Substance abuse is the harmful and hazardous use of an addictive substance including alcohol and illicit drugs. When people abuse drugs and alcohol, it often takes a toll on loved ones and society as a whole. Many times, overindulgence in these substances lead to health problems and possibly physical trauma. Driving under the influence can even endanger lives beyond those of the individual partaking in the substance. There is even a strong connection between drug dependence and criminal activity.
Signs and Symptoms of Abuse
The abuse of drugs and alcohol can be serious issues that should not be ignored. Left untreated, individuals may become dependent on these substances. Recognizing the signs and symptoms of abuse can help you or a loved one treat their conditions early before they become a real problem.
Overconsumption of alcohol may cause temporary blackouts and memory loss. Long-term abuse may even cause brain shrinkage that can lead to more permanent health issues. People that are regularly drinking large qualities of alcohol may cause irritability, depression, and mood swings. After a while, those dependent on these substances may find they need alcohol to sleep, cheer up, relax, deal with problems, or even to feel normal. Once a person becomes dependent, they may experience headaches, insomnia, nausea, and anxiety when they try to kick the habit. Often times, this leads to continued abuse.
Signs of drug abuse may vary depending on the substance in question. With some drugs, tolerance and dependency may develop quickly leading to addiction. Once someone becomes addicted to drugs, it can be very hard to stop the pattern of abuse. It commonly wreaks havoc on the mind and body and may even lead to death.
The first sign of addiction is the body’s tolerance. You will find that you need to increase the quantity or strength in order to feel the previous effects. The desire for a more intense high could lead to an overdose. Physical manifestations of addiction may include bloodshot or glazed eyes, sudden weight changes, constricted or dilated pupils, and physical signs of drug use on the body. You may even see or experience changes in personality and disruptions in normal brain functioning.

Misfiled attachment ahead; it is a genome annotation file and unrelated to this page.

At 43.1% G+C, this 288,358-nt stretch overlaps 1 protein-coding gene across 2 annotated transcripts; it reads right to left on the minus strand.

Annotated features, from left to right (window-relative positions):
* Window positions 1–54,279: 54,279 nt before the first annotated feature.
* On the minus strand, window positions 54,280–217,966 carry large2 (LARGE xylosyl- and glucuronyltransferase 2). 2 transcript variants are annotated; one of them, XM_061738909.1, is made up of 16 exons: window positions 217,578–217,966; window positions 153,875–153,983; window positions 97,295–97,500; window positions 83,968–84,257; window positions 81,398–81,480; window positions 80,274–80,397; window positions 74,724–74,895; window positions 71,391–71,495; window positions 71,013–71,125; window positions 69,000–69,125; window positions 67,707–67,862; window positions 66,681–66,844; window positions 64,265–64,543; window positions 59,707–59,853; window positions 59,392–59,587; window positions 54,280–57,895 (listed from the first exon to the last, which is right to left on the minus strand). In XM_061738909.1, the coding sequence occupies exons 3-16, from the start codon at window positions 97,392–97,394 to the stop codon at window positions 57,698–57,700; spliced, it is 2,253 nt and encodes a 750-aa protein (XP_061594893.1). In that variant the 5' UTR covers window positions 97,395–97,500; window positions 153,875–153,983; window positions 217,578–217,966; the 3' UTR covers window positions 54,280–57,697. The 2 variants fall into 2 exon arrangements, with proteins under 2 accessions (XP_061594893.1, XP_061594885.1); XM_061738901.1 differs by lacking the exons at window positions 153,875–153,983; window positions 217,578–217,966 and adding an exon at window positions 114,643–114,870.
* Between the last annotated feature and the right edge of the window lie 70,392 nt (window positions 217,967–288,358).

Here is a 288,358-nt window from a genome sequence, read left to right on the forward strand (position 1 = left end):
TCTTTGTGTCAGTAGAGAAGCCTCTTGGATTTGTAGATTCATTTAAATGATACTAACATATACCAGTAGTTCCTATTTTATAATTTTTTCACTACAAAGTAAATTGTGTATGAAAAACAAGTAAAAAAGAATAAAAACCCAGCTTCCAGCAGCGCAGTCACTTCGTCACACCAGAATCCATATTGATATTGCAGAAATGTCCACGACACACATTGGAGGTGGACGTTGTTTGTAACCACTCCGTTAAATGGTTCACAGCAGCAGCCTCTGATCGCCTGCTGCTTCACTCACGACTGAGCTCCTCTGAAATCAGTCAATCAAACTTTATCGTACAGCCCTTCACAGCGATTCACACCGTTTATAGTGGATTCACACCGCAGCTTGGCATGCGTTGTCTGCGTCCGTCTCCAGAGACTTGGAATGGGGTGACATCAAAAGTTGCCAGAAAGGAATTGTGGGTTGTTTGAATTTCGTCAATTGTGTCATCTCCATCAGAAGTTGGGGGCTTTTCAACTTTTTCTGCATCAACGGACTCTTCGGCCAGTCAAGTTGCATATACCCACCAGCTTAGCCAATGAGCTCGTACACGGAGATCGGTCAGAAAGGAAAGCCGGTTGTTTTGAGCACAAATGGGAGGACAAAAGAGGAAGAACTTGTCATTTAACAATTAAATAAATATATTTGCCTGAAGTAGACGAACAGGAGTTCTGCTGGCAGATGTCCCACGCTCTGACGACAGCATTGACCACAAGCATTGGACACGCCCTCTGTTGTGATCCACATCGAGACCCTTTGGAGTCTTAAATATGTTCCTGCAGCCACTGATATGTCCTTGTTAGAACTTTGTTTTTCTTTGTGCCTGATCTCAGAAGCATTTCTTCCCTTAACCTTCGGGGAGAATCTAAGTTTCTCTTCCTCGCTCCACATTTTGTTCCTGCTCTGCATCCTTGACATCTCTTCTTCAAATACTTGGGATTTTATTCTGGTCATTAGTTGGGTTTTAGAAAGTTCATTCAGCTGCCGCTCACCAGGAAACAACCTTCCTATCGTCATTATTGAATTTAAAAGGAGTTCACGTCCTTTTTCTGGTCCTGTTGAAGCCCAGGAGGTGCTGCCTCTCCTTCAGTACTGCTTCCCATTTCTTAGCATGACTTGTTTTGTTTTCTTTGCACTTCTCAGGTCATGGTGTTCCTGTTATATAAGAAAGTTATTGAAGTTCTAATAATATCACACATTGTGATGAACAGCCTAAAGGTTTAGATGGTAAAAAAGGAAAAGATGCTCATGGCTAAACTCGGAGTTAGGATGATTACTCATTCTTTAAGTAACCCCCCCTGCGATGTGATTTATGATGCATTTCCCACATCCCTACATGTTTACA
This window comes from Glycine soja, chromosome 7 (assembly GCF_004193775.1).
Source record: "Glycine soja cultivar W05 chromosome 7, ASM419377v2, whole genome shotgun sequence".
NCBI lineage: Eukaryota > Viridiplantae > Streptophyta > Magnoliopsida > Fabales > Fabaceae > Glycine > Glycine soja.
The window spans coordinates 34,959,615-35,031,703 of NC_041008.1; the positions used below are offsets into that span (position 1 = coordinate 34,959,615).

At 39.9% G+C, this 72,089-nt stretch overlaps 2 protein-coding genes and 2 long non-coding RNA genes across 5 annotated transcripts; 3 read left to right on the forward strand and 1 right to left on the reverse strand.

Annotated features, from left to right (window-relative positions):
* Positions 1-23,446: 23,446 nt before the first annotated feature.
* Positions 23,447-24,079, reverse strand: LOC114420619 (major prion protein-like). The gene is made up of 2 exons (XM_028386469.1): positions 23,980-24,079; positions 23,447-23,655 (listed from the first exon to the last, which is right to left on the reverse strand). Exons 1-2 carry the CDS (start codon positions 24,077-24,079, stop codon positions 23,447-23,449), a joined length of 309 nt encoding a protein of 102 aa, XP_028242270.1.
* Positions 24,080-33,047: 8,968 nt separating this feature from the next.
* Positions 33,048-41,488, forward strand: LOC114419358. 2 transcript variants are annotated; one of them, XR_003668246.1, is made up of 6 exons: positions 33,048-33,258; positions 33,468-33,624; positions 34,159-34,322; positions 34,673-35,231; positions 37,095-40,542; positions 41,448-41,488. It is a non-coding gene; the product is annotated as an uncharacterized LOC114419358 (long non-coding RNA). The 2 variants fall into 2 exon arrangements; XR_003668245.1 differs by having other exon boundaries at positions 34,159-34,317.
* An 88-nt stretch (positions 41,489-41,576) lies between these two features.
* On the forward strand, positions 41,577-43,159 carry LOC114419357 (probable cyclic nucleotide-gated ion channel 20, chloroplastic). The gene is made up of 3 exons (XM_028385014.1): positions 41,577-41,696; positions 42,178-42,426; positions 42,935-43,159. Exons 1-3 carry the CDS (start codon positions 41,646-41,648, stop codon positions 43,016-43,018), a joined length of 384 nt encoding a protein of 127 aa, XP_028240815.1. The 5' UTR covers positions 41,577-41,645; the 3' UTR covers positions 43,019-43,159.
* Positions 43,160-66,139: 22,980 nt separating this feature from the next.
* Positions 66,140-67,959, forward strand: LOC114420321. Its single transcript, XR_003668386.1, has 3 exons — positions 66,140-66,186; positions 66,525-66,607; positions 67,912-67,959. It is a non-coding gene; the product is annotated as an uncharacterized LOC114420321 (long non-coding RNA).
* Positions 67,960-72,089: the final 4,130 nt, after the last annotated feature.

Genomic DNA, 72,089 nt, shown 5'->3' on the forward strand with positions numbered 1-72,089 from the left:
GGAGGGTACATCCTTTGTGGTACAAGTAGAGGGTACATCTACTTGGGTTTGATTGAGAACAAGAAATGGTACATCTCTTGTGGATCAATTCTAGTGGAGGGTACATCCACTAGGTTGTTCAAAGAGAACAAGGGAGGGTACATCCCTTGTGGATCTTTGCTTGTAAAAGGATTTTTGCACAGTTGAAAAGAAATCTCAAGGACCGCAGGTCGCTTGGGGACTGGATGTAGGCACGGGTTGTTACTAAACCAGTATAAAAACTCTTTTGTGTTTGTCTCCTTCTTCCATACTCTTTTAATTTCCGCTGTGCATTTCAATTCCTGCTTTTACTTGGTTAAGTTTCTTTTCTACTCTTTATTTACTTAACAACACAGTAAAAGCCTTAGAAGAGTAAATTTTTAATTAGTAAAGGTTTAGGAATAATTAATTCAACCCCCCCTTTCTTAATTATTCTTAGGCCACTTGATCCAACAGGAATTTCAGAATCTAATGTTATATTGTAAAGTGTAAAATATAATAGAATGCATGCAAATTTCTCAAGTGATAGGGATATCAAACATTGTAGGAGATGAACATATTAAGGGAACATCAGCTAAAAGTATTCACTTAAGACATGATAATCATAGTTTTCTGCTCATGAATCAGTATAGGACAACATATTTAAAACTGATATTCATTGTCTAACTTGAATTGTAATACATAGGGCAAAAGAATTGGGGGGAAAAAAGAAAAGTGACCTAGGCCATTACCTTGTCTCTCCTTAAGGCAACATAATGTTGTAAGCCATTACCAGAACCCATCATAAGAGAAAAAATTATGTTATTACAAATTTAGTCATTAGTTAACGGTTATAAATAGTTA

As you or a loved one becomes more dependent on drugs, negative effects on behavior will become more apparent. Some indications of a drug problem could include aggression, irritability, lethargy, depression, dramatic changes in habits, and financial problems.
Dealing With Loved Ones With Addiction
If you suspect a friend or loved is struggling with addiction, it is best to handle the situation carefully. Many people become defensive or don’t want to admit they have a problem. In America alone, there are over 23 million struggling with drug or alcohol abuse. Many times, loved ones are left suffering in their wake.
It is important to find your own balance and integrity. It is easy to get wrapped up in trying to help and forget to take care of yourself. Don’t let the addicted person draw you in as well. Remember, you won’t see results by simply asking him or her to quit. This is important to understand. The hold the alcohol or drugs have on them is often too strong.
The best thing you can do for them is find a rehab facility that provides drug and alcohol addiction treatment. Don’t be afraid to ask questions. You may even wish to talk to someone who has completed the program. The National Institute on Drug Abuse recommends programs that are three months or longer. Although 30-day programs are prevalent, avoid getting talked into these shorter durations. It takes time to rebuild after addiction sets in. Allow the specialists and experts help. You loved one may be further gone than you fully appreciate.
If you can, try to be there for your loved one. This isn’t always easy. Recovery takes time and often involves major mood swings and recovering addicts may be manipulative at times. This will likely be a challenging road for you as well. Remember, addicts many times feel worthless. Knowing they have your support can help.
Addiction is never easy for anyone involved. If you or a loved one are concerned that you are or may be becoming addicted to alcohol or drugs, seek out help. Few people are able to kick the habit on their own.